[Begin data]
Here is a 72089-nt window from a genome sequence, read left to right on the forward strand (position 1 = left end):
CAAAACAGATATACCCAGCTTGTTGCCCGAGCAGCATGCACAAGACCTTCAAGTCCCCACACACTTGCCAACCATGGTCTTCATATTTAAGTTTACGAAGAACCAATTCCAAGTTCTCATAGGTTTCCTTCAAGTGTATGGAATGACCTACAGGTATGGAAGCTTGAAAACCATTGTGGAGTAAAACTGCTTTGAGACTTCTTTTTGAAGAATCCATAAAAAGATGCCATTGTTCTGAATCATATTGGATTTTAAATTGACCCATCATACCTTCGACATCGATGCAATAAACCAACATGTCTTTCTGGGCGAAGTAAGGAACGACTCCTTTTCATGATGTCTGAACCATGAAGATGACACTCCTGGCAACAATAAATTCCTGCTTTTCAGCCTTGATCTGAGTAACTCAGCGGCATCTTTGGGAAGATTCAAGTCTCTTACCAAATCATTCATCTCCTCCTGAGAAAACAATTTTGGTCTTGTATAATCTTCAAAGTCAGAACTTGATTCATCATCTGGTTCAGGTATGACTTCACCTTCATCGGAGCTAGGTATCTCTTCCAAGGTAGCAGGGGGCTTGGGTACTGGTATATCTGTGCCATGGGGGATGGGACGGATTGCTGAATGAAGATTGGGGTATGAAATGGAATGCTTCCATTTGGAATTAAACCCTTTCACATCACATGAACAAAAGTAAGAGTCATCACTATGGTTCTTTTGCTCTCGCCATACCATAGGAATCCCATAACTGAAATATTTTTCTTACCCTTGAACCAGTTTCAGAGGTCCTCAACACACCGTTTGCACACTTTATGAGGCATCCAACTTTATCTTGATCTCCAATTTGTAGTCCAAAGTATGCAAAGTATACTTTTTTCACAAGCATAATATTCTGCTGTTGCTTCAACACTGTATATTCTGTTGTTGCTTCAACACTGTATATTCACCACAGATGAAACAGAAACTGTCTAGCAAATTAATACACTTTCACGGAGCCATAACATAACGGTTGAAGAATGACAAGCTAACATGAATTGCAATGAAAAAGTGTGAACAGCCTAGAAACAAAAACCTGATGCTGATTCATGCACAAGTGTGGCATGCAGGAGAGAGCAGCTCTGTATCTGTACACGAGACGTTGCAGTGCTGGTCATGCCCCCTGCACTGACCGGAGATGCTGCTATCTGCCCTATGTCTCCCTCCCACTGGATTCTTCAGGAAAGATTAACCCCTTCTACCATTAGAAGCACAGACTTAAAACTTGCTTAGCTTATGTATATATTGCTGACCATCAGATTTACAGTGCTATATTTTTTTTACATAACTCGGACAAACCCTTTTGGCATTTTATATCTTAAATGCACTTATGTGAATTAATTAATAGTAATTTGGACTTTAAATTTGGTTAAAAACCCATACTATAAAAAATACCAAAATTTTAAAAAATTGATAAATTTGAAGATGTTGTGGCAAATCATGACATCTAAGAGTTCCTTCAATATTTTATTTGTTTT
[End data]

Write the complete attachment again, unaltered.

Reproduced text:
Here is a 72089-nt window from a genome sequence, read left to right on the forward strand (position 1 = left end):
CAAAACAGATATACCCAGCTTGTTGCCCGAGCAGCATGCACAAGACCTTCAAGTCCCCACACACTTGCCAACCATGGTCTTCATATTTAAGTTTACGAAGAACCAATTCCAAGTTCTCATAGGTTTCCTTCAAGTGTATGGAATGACCTACAGGTATGGAAGCTTGAAAACCATTGTGGAGTAAAACTGCTTTGAGACTTCTTTTTGAAGAATCCATAAAAAGATGCCATTGTTCTGAATCATATTGGATTTTAAATTGACCCATCATACCTTCGACATCGATGCAATAAACCAACATGTCTTTCTGGGCGAAGTAAGGAACGACTCCTTTTCATGATGTCTGAACCATGAAGATGACACTCCTGGCAACAATAAATTCCTGCTTTTCAGCCTTGATCTGAGTAACTCAGCGGCATCTTTGGGAAGATTCAAGTCTCTTACCAAATCATTCATCTCCTCCTGAGAAAACAATTTTGGTCTTGTATAATCTTCAAAGTCAGAACTTGATTCATCATCTGGTTCAGGTATGACTTCACCTTCATCGGAGCTAGGTATCTCTTCCAAGGTAGCAGGGGGCTTGGGTACTGGTATATCTGTGCCATGGGGGATGGGACGGATTGCTGAATGAAGATTGGGGTATGAAATGGAATGCTTCCATTTGGAATTAAACCCTTTCACATCACATGAACAAAAGTAAGAGTCATCACTATGGTTCTTTTGCTCTCGCCATACCATAGGAATCCCATAACTGAAATATTTTTCTTACCCTTGAACCAGTTTCAGAGGTCCTCAACACACCGTTTGCACACTTTATGAGGCATCCAACTTTATCTTGATCTCCAATTTGTAGTCCAAAGTATGCAAAGTATACTTTTTTCACAAGCATAATATTCTGCTGTTGCTTCAACACTGTATATTCTGTTGTTGCTTCAACACTGTATATTCACCACAGATGAAACAGAAACTGTCTAGCAAATTAATACACTTTCACGGAGCCATAACATAACGGTTGAAGAATGACAAGCTAACATGAATTGCAATGAAAAAGTGTGAACAGCCTAGAAACAAAAACCTGATGCTGATTCATGCACAAGTGTGGCATGCAGGAGAGAGCAGCTCTGTATCTGTACACGAGACGTTGCAGTGCTGGTCATGCCCCCTGCACTGACCGGAGATGCTGCTATCTGCCCTATGTCTCCCTCCCACTGGATTCTTCAGGAAAGATTAACCCCTTCTACCATTAGAAGCACAGACTTAAAACTTGCTTAGCTTATGTATATATTGCTGACCATCAGATTTACAGTGCTATATTTTTTTTACATAACTCGGACAAACCCTTTTGGCATTTTATATCTTAAATGCACTTATGTGAATTAATTAATAGTAATTTGGACTTTAAATTTGGTTAAAAACCCATACTATAAAAAATACCAAAATTTTAAAAAATTGATAAATTTGAAGATGTTGTGGCAAATCATGACATCTAAGAGTTCCTTCAATATTTTATTTGTTTT